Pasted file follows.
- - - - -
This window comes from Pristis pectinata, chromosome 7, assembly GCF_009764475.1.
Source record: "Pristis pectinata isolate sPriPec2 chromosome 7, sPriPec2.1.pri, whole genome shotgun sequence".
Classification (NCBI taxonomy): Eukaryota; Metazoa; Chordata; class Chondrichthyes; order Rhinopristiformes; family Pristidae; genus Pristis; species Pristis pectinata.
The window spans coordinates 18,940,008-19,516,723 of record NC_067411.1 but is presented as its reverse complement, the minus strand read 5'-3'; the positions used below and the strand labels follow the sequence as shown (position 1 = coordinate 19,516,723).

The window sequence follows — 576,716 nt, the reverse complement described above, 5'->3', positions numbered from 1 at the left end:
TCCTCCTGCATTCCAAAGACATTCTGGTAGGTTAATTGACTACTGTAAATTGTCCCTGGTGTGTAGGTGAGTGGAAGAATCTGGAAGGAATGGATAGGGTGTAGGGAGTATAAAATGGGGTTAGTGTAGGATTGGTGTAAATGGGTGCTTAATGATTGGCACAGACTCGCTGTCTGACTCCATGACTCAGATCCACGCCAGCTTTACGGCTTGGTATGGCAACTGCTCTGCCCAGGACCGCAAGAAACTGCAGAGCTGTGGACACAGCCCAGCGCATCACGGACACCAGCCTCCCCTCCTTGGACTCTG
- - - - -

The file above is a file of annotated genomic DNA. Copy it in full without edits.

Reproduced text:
This window comes from Pristis pectinata, chromosome 7, assembly GCF_009764475.1.
Source record: "Pristis pectinata isolate sPriPec2 chromosome 7, sPriPec2.1.pri, whole genome shotgun sequence".
Classification (NCBI taxonomy): Eukaryota; Metazoa; Chordata; class Chondrichthyes; order Rhinopristiformes; family Pristidae; genus Pristis; species Pristis pectinata.
The window spans coordinates 18,940,008-19,516,723 of record NC_067411.1 but is presented as its reverse complement, the minus strand read 5'-3'; the positions used below and the strand labels follow the sequence as shown (position 1 = coordinate 19,516,723).

The window sequence follows — 576,716 nt, the reverse complement described above, 5'->3', positions numbered from 1 at the left end:
TCCTCCTGCATTCCAAAGACATTCTGGTAGGTTAATTGACTACTGTAAATTGTCCCTGGTGTGTAGGTGAGTGGAAGAATCTGGAAGGAATGGATAGGGTGTAGGGAGTATAAAATGGGGTTAGTGTAGGATTGGTGTAAATGGGTGCTTAATGATTGGCACAGACTCGCTGTCTGACTCCATGACTCAGATCCACGCCAGCTTTACGGCTTGGTATGGCAACTGCTCTGCCCAGGACCGCAAGAAACTGCAGAGCTGTGGACACAGCCCAGCGCATCACGGACACCAGCCTCCCCTCCTTGGACTCTG